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In criminal defense, what is an 'affirmative' defense?

Facing criminal charges is a very serious situation and one that can quickly snowball out of control. A resident of Spokane could suddenly find himself or herself in dire need of a criminal defense. After speaking with a qualified criminal defense attorney, the defendant is likely to feel more at ease and begin understanding the processes of the criminal justice system.

After a person has been charged with a crime, the burden of proof is upon the state, not the defense, when it comes to demonstrating the defendant's guilt. The defense gets its turn to counter the allegations against the defendant and highlight doubts as they pertain to the alleged guilt of the accused. When defending a client, either at a criminal trial or during negotiations, a skilled defense attorney may use one or more types of defenses in order to best assert their client's rights.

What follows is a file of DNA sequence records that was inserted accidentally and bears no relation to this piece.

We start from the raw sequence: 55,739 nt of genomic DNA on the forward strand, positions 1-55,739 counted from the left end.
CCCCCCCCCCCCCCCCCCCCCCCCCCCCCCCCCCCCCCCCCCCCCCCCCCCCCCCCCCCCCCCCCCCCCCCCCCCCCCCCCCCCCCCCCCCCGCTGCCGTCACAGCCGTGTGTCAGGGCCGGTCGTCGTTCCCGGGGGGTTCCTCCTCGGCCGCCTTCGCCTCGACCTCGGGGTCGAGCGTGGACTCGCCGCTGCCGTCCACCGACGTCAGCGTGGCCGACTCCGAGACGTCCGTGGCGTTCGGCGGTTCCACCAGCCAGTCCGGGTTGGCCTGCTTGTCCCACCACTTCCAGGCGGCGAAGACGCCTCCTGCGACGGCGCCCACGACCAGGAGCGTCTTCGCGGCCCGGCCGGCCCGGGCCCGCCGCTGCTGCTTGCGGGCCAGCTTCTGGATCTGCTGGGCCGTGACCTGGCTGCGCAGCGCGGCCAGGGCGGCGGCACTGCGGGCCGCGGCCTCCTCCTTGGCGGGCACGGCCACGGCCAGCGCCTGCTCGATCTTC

One such defense is known as an affirmative defense. An affirmative defense is one that may essentially rule out the criminal liability of the defendant -- if the evidence presented in the defense proves credible. For example, an affirmative defense to domestic assault charges might be that the defendant actually acted in self-defense during the incident in question. Other examples of affirmative defenses include entrapment by authorities as well as necessity. In addition, insanity is also considered a type of affirmative defense.

An affirmative defense has the ability to negate the defendant's liability even if the state proves that the defendant committed the acts. For instance, in the aforementioned self-defense example, an affirmative defense can help a client even if the client assaulted someone else, provided that assault was demonstrated effectively to be in self-defense. For those facing assault charges and similar allegations, it may be beneficial to do what is necessary to start learning about appropriate defenses.

Source: Cornell University Legal Information Institute, "Affirmative Defense," accessed Jan. 28, 2016

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